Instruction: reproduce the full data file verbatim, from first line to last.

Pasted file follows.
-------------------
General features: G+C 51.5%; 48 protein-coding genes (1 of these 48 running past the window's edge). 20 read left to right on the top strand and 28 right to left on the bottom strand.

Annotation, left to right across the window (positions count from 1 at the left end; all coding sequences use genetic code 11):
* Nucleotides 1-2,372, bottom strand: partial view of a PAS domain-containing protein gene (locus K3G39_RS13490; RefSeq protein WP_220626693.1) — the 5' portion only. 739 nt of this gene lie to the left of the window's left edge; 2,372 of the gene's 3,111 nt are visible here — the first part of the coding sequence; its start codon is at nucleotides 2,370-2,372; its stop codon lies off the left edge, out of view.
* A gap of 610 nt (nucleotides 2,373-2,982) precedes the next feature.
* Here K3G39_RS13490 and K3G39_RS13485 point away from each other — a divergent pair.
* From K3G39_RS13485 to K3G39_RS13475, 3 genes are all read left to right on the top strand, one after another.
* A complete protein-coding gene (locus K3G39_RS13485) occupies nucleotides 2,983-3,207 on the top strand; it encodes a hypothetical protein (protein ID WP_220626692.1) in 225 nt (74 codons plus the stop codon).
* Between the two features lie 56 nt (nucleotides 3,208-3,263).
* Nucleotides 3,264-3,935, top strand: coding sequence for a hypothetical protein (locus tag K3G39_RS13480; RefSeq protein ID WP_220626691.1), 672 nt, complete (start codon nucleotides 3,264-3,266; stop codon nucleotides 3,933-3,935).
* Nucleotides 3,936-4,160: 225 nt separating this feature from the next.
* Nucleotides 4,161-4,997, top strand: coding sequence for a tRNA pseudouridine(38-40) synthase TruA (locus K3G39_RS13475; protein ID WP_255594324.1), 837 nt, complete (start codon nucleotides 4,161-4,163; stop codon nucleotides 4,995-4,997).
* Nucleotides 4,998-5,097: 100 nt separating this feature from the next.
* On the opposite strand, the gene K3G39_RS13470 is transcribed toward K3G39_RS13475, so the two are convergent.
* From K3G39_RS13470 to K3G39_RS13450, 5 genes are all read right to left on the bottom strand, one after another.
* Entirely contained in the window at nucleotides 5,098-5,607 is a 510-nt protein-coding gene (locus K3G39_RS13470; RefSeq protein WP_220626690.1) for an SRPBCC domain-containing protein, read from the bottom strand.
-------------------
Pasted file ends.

General features: G+C 51.5%; 48 protein-coding genes (1 of these 48 running past the window's edge). 20 read left to right on the top strand and 28 right to left on the bottom strand.

Annotation, left to right across the window (positions count from 1 at the left end; all coding sequences use genetic code 11):
* Nucleotides 1-2,372, bottom strand: partial view of a PAS domain-containing protein gene (locus K3G39_RS13490; RefSeq protein WP_220626693.1) — the 5' portion only. 739 nt of this gene lie to the left of the window's left edge; 2,372 of the gene's 3,111 nt are visible here — the first part of the coding sequence; its start codon is at nucleotides 2,370-2,372; its stop codon lies off the left edge, out of view.
* A gap of 610 nt (nucleotides 2,373-2,982) precedes the next feature.
* Here K3G39_RS13490 and K3G39_RS13485 point away from each other — a divergent pair.
* From K3G39_RS13485 to K3G39_RS13475, 3 genes are all read left to right on the top strand, one after another.
* A complete protein-coding gene (locus K3G39_RS13485) occupies nucleotides 2,983-3,207 on the top strand; it encodes a hypothetical protein (protein ID WP_220626692.1) in 225 nt (74 codons plus the stop codon).
* Between the two features lie 56 nt (nucleotides 3,208-3,263).
* Nucleotides 3,264-3,935, top strand: coding sequence for a hypothetical protein (locus tag K3G39_RS13480; RefSeq protein ID WP_220626691.1), 672 nt, complete (start codon nucleotides 3,264-3,266; stop codon nucleotides 3,933-3,935).
* Nucleotides 3,936-4,160: 225 nt separating this feature from the next.
* Nucleotides 4,161-4,997, top strand: coding sequence for a tRNA pseudouridine(38-40) synthase TruA (locus K3G39_RS13475; protein ID WP_255594324.1), 837 nt, complete (start codon nucleotides 4,161-4,163; stop codon nucleotides 4,995-4,997).
* Nucleotides 4,998-5,097: 100 nt separating this feature from the next.
* On the opposite strand, the gene K3G39_RS13470 is transcribed toward K3G39_RS13475, so the two are convergent.
* From K3G39_RS13470 to K3G39_RS13450, 5 genes are all read right to left on the bottom strand, one after another.
* Entirely contained in the window at nucleotides 5,098-5,607 is a 510-nt protein-coding gene (locus K3G39_RS13470; RefSeq protein WP_220626690.1) for an SRPBCC domain-containing protein, read from the bottom strand.